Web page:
The president of Britain's Supreme Court says a landmark case to decide whether the government can trigger the formal divorce process from the European Union without parliament's approval was a matter of law and not politics. Rough Cut (no reporter narration).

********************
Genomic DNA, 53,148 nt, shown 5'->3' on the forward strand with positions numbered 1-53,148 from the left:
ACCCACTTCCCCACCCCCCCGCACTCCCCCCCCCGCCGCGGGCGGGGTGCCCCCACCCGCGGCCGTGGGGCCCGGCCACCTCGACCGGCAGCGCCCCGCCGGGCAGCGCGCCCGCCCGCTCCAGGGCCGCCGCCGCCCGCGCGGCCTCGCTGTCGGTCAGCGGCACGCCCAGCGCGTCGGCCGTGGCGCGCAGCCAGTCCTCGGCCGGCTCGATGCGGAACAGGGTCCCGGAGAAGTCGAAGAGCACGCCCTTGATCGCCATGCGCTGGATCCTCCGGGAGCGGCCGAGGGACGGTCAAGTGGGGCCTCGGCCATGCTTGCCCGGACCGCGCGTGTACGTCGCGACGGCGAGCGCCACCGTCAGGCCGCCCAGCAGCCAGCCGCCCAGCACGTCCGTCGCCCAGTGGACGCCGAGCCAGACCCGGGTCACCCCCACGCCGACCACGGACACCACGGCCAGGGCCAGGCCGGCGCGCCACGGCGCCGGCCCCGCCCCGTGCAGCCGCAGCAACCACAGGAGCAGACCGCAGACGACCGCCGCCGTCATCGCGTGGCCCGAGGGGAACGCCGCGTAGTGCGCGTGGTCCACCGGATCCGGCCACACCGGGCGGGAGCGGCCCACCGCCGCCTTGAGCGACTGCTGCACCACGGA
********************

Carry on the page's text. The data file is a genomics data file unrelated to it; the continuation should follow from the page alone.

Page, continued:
ROUGH CUT (NO REPORTER NARRATION) STORY: The president of Britain's Supreme Court said on Monday a landmark case to decide whether the government can trigger the formal divorce process from the European Union without parliament's approval was a matter of law and not politics. Prime Minister Theresa May's government has appealed to the country's highest judicial body after the High Court ruled last month that ministers could not trigger Article 50 of the Lisbon Treaty and begin a two-year Brexit process without lawmakers' assent. If the Supreme Court upholds the earlier ruling, that could derail May's planned timetable for invoking Article 50 by the end of March and upset the government's wider Brexit plans. The legal fight comes against a backdrop of claims by some politicians and newspapers that establishment judges want to thwart Brexit, which Britons voted for by 52-48 percent in the June referendum. In his opening remarks Supreme Court President David Neuberger said the case was simply about the law. "We are aware of the strong feelings associated with the many wider political questions surrounding the United Kingdom's departure from the European Union," Neuberger said. "However ... those wider political questions are not the subject of this appeal. "This appeal is concerned with legal issues and, as judges, our duty is to consider those issues impartially, and to decide the case according to the law. This is what we shall do." The case is the most high-profile one the court has considered since it came into being seven years ago. It is due to last for four days and for the first time all its 11 justices will sit on the panel with the verdict expected later in January.